The Heroic Ones

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"Shisan Taibao" redirects here. For the TV series, see The Wild Bunch (TV series).
The Heroic Ones
Theheroicones.jpg
movie poster
Chinese 十三
Mandarin Shísān Tàibǎo
Translation Thirteen Grand Guardians
Directed by Chang Cheh
Produced by Run Run Shaw
Written by Chang Cheh
Ni Kuang
Starring David Chiang
Chin Han
Ti Lung
Lily Li
Nam Seok-hun
Wang Chung
Ku Feng
Chen Sing
Music by Wang Fu-ling
Cinematography Yukio Miyaki
Edited by Chiang Hsing-lung
Distributed by Shaw Brothers Studio
Release dates
  • 14 August 1970 (1970-08-14)
Running time 121 minutes
Country Hong Kong
Language Mandarin

The Heroic Ones is a 1970 Hong Kong Shaw Brothers Studio martial arts film directed by Chang Cheh.[1] It was originally released on 14 August 1970 in Hong Kong and was one of the top grossing Hong Kong films between the years of 1970 and 1972.[2]

Plot[edit]

In late 9th-century imperial China, the Tang dynasty court no longer had effective control of its empire, and the national capital Chang'an was sacked by Huang Chao's anti-government army. Li Keyong, a Shatuo chieftain loyal to the Tang cause, led his troops to suppress the rebellion. His 13 generals—essentially all adopted sons—helped expel Huang from Chang'an, although a rift between some of them became more and more apparent in the process. Following the victory, Li Keyong accepted an invitation for a banquet at military governor Zhu Wen's territory of Bianliang, unaware that it was a trap to assassinate him.

Cast and characters[edit]

Deviations from history[edit]

Some events in the film are loosely based on history, such as Li Keyong's troops expelling Huang Chao from Chang'an in the summer of 883, and Zhu Wen's failed assassination attempt of Li Keyong a year later that took the lives of Shi Jingsi and many others. However, many other events have been fictionalized. While Li Cunxiao did in fact have a strained relationship with Li Cunxin and Kang Junli and did die by dismemberment, he was actually the one who betrayed Li Keyong, who eventually executed him. Except for Kang who was killed by Li Keyong in relation to Li Cunxiao's death, no other general died from infighting.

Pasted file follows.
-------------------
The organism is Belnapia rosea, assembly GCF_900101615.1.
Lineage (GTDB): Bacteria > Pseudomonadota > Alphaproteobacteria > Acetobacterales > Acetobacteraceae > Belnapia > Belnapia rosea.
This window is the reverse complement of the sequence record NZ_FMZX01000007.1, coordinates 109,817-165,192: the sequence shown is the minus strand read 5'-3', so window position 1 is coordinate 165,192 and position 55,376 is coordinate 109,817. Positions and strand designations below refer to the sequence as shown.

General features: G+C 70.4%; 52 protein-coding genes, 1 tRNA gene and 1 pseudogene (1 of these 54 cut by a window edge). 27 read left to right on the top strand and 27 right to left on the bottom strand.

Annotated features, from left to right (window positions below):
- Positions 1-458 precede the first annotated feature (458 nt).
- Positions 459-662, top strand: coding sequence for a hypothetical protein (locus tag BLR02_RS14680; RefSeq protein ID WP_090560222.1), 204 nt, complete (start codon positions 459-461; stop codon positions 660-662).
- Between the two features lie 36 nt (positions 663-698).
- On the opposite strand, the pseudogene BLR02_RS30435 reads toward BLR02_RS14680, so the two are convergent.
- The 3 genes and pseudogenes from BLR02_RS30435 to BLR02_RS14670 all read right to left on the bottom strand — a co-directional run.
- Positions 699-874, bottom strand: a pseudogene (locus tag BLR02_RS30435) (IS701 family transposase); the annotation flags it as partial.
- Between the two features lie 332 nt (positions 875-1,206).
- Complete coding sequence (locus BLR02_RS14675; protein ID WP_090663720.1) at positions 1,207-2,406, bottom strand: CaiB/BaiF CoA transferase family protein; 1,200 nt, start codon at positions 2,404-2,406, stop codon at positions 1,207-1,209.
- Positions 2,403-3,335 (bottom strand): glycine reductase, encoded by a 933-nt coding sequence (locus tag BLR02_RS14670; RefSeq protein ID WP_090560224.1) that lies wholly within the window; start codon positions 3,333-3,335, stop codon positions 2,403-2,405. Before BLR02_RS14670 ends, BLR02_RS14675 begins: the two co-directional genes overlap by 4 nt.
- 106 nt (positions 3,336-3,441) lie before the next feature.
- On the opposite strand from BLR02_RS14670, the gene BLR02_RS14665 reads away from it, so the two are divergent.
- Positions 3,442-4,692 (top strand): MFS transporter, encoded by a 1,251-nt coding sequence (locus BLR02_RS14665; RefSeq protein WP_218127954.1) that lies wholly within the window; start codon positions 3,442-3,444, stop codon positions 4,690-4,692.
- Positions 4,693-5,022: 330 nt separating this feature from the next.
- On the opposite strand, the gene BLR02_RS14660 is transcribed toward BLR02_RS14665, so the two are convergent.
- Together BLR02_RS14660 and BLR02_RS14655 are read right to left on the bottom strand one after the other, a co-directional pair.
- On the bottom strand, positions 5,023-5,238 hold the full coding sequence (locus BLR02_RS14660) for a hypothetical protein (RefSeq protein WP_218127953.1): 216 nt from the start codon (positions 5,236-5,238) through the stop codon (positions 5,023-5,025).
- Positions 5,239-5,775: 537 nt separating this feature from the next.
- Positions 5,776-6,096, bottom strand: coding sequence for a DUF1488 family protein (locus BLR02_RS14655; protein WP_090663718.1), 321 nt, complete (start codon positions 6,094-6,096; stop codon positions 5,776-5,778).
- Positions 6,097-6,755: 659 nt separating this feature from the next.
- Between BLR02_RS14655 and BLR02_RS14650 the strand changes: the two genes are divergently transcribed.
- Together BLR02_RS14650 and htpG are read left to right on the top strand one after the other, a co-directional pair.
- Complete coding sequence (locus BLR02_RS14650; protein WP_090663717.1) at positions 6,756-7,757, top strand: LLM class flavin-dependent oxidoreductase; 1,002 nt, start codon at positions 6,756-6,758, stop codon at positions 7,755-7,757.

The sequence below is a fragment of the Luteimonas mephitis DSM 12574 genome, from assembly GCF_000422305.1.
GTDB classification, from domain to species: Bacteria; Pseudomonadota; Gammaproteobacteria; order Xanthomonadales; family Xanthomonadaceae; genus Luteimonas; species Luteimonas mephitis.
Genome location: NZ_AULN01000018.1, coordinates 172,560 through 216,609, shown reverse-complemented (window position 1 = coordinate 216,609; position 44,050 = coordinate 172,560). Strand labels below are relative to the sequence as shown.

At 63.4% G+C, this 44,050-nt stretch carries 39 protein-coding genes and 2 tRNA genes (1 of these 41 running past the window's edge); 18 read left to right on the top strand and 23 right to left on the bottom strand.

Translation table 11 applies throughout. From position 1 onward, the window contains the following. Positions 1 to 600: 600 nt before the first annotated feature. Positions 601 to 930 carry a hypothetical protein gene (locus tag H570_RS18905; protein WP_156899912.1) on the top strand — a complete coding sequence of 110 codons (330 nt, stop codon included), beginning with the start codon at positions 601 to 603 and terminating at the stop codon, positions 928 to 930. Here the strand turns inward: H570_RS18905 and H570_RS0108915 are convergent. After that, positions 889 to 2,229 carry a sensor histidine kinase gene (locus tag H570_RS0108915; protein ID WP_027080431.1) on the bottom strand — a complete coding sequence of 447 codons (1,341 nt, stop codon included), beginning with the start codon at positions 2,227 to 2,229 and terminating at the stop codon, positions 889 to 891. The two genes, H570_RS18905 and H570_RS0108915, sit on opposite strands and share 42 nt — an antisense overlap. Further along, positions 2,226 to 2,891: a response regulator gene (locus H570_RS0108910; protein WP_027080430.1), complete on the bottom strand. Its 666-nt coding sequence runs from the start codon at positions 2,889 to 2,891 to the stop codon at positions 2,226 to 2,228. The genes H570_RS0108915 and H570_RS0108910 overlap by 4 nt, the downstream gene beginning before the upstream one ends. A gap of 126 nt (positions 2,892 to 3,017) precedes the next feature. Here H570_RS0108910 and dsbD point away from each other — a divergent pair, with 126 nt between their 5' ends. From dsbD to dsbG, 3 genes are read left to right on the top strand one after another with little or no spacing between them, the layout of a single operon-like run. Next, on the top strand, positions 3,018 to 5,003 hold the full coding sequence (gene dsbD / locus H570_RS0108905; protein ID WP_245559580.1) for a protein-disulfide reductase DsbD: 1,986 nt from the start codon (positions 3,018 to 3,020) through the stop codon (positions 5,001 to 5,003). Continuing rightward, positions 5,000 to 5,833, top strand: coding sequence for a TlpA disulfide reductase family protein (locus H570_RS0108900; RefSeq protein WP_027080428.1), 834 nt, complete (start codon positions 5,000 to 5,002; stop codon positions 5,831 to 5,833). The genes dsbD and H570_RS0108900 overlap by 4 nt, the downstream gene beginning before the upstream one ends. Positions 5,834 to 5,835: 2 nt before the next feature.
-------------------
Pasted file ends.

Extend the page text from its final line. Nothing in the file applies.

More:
In history, Shi and Kang were not adopted sons of Li Keyong, hence their different surnames from the other generals, in fact Kang was Li Keyong's senior by 9 years. Li Cunjin was one of the oldest adopted sons, and both Li Cunxin and Li Cunshen were older than Li Siyuan, and quite possibly Li Sizhao and Li Cunzhang as well. Li Cunxu, a few dozen years younger than most of his adoptive brothers, was not even born in 883-884. Li Keyong was not created "Prince of Jin" until 895, a good 12 years after expelling Huang Chao from Chang'an. Zhu Wen (who since 882 bore the name Zhu Quanzhong) was actually called the Xuanwu governor instead of the "Bianliang governor"—Bianliang being a much later name of Xuanwu's capital Bianzhou.

Reception[edit]

Empire Online gave The Heroic Ones four out of five stars, saying that although the film was "occasionally uneven in pace, [it] nonetheless delivers spectacular action and earns its rep as a must-have."[3] Far East Films remarked that it was a "worthwhile addition to anyone's collection though, but is not among Cheh's finest works".[4] The film has experienced some success since its original release in 1970 and has been screened at the 2004 Melbourne International Film Festival.[5][6]

References[edit]

  1. ^ Coppola, Antoine (2004). Le cinéma asiatique. Editions L'Harmattan. p. 201. ISBN 2747560546. 
  2. ^ Laikwan Pang, Day Wong (2005). Masculinities and Hong Kong Cinema. Hong Kong University Press. p. 33. ISBN 9622097375. 
  3. ^ "The Heroic Ones (review)". Empire Online. Retrieved 1 December 2013. 
  4. ^ "The Heroic Ones (Review)". Far East Films. Retrieved 1 December 2013. 
  5. ^ "Honouring Master Cheh". The Age. Retrieved 1 December 2013. 
  6. ^ ""Hong Kong Cinema" opens at 53rd Melbourne International Film Festival". Gov.hk. Retrieved 1 December 2013. 

External links[edit]